Biochemical and structural features of glucosyltransferase ALG6

The final steps in the assembly of the lipid-linked oligosaccharide precursor occur in the lumen of the ER and comprise the addition of four mannosyl and three glucose molecules. In yeast, these are added one at a time by ALG3, ALG9, ALG12, ALG,6 and ALG8. These ALG enzymes are part of the GT-C superfamily, which are typically integral membrane proteins with α-helical TMDs and utilize either dolichol-activated mannose or glucose as donor substrate. ALG6 represents an α-1,3-glucosyltransferase of 63 kDa with 13 to 14 predicted TMDs that adds the first glucose residue to the oligosaccharide intermediate in a α-1,3 linkage. Moreover, mutations in the human variant of the ALG6 gene are tightly associated with specific congenital disorders of glycosylation (CDGs) characterized by abnormal N-linked glycosylation, showing a large number of glycoprotein abnormalities such as hypo-glycosylated serum proteins that result in various organ disorders (11). Recently, detailed structures of yeast ALG6 with and without substrate analogue were reported (8). To obtain the structure of ALG6 in the unbound form, apo ALG6 was purified and reconstituted into nanodiscs after which its structure was established by cryo-EM at 3.0 Å

This structure is shown in figure 3 in surface (left panel with hydrophobic residues in red and hydrophilic residues in white) and ribbon representation (right panel with the catalytic base (Asp69) shown in pink spheres) and reveals that ALG6 has 14 TMDs and contains two long loops termed EL1 (in grey) and EL4 (in blue). These adopt a helical conformation in the ER lumen. A disulfide bridge links the luminal end of TMD14 with EL4, while EL4 bridges TMD7 and 8. ALG6 possesses a unique overall structure that is not conserved amongst GT-C members. However, the structure of the N-terminal half (in green) comprising TMD1-7 as well as the luminal loops EL-h1 and EL-h2 is also observed in other GT-C enzymes, while, the C-terminal part (in orange) made up of TMD8-14 is structurally variable and therefore not conserved. Hence, GT-C enzymes comprise a modular architecture containing a conserved N-terminal module and variable C-terminal module with distinct functional roles. The active site and substrate-binding cavities are located at the interface of the conserved and variable modules. 

The structure also provides insight into how GT-C enzymes bind their dolichol-linked donor substrates. Specifically, the dolichol part interacts with TMD6 of the conserved module, while the carbohydrate moiety interacts with the variable module. ALG6 contains a large hydrophilic cavity that is oriented towards the ER lumen and a groove-shaped cavity that faces the endoplasmic membrane. The residues that line these cavities are highly conserved, suggesting that they are involved in substrate binding or make up the active site. To explore the role of these cavities in more detail, the structure of ALG6 with the synthetic donor substrate dolichol-linked glucose (dol-25-p-Glc) was solved by cryo-EM at 3.9Å (8). This structure is presented in the left panel of figure 4 (in surface representation with coloring as in figure 3) and shows that the lipid-linked donor substrate (in green spheres) is present in a lipid-exposed groove made up of TMD6, 7 and 8. The dolichol moiety is located in the membrane oriented groove and inhibits mainly with hydrophobic residues of TMD6. Loop EL4 runs over this groove, resulting in a funnel-like entrance. A close-up of the active site is provided in the right panel of figure 4 and shows that the donor substrate is oriented in such a way that the (anomeric) C1 carbon of glucose is accessible for a nucleophilic attack by the mannose C3 OH group of the acceptor glycan. The phosphate group of dolichol-linked glucose functions as leaving group in the glucose transfer reaction and is located in a positively charged surface region of ALG6. A binding site for the lipid-linked acceptor glycan was not observed in this structure. The active site contains different acidic residues (Asp69, Asp99, Glu306, Asp307, and Glu379) that could function as general base. Of these, Asp69 represents the catalytic base, while Asp99 is probably involved in binding of the acceptor glycan. The catalytic base is located at the end of helix EL-h1 (figure 3). His378 is involved in binding and orientation of the donor substrate. No metal cofactor was observed in the structures, suggesting that the activity of ALG6 is metal ion independent. Indeed, purified ALG6 retained its activity in the presence of EDTA.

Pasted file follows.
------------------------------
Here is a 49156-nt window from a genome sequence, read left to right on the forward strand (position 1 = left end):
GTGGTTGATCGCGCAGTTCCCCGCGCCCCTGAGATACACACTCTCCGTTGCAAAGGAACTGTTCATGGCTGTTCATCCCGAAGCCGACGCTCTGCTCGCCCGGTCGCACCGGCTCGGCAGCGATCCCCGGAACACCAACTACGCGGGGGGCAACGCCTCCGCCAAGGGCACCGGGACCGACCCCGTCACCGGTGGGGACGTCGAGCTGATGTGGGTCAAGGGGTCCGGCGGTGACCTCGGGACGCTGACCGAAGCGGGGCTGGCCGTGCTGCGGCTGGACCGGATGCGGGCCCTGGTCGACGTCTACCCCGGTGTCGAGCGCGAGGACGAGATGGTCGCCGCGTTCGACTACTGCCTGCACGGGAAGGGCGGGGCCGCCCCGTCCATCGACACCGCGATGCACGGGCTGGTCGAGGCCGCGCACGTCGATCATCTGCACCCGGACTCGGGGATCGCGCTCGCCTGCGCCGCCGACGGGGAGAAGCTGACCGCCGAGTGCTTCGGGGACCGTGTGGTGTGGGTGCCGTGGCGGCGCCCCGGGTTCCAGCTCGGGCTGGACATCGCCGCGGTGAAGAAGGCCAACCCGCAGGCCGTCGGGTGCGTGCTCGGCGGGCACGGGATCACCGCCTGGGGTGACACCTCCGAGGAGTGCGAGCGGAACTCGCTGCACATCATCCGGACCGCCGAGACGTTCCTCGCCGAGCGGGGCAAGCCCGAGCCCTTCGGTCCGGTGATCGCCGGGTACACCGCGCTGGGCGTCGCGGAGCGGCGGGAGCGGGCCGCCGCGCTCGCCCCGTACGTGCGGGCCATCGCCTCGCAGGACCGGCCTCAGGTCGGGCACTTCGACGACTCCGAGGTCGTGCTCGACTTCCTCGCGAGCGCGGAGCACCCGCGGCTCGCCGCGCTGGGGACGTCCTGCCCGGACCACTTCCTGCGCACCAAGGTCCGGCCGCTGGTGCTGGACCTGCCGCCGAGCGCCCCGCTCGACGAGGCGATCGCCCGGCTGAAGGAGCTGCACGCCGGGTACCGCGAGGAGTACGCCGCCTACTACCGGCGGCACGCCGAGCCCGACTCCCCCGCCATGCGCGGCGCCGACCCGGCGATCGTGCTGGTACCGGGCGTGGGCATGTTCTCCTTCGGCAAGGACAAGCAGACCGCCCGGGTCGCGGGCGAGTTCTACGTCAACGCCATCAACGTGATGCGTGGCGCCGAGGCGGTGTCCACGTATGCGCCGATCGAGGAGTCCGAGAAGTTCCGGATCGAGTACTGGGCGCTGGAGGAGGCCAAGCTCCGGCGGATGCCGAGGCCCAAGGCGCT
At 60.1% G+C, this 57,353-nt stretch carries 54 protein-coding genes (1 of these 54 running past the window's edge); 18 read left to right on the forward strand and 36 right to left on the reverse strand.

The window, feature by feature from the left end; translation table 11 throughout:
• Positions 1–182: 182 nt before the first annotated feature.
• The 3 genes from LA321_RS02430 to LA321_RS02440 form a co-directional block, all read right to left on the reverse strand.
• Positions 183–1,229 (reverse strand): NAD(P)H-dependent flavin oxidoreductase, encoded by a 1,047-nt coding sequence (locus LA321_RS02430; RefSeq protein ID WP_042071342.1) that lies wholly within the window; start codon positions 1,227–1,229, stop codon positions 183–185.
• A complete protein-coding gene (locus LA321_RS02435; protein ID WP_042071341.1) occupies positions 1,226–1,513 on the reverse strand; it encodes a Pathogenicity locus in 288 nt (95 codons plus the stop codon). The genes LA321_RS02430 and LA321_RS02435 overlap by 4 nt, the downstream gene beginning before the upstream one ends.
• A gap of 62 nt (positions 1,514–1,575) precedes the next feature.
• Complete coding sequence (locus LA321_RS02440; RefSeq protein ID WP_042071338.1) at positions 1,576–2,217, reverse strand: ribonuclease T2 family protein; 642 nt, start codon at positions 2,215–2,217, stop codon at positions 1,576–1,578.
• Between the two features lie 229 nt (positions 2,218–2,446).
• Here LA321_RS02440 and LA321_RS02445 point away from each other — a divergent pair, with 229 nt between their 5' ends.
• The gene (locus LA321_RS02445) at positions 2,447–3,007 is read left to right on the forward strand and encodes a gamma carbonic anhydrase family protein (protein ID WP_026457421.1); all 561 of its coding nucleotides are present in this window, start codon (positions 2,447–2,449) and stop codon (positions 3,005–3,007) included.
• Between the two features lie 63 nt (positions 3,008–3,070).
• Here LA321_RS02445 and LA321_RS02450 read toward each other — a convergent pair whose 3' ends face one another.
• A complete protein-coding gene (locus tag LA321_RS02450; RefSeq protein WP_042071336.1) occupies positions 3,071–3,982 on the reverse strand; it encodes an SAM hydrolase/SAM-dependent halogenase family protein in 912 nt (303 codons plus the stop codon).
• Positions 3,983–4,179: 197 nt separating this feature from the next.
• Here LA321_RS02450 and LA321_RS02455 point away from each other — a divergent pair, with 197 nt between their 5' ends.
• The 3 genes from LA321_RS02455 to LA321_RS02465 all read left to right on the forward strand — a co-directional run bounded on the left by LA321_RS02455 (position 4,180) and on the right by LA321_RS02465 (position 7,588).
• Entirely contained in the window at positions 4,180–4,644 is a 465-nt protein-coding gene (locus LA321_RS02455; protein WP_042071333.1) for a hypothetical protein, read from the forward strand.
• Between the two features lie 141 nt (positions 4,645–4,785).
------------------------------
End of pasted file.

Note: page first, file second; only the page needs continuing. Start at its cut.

Catalytic mechanism of ALG6

 

Members of the GT-C superfamily typically use dolichol-bound substrates and they possess a catalytic mechanism leading to inversion of the anomeric configuration of the product (so-called inverting enzymes). The glucose transfer reaction catalyzed by ALG6 probably occurs through a SN2 mechanism in which the nucleophilic hydroxyl of the acceptor attacks the anomeric (carbon C1) of glucose, thereby displacing the leaving group (phosphate) from the opposite face and forming an α1-3 glycosidic bond (12). To this end, the attacking hydroxyl is activated via deprotonation by an aspartate side chain (Asp69) that acts as general base.  The catalytic mechanism of ALG6 is shown in figure 5 (with ALG6 in surface representation adopted from 8) and probably comprises three states. The first state comprises the apo state after which stage 2 is obtained through binding of dolichol-linked glucose. Subsequently, the mannose-containing acceptor glycan binds and Asp69 acts as general base that abstracts the proton from the OH group of the terminal mannose to activate it for a nucleophilic attack (state 3). Conceivably, a conformational change is required to move the glucose of the donor substrate closer to the acceptor glycan and Asp69.

Conclusion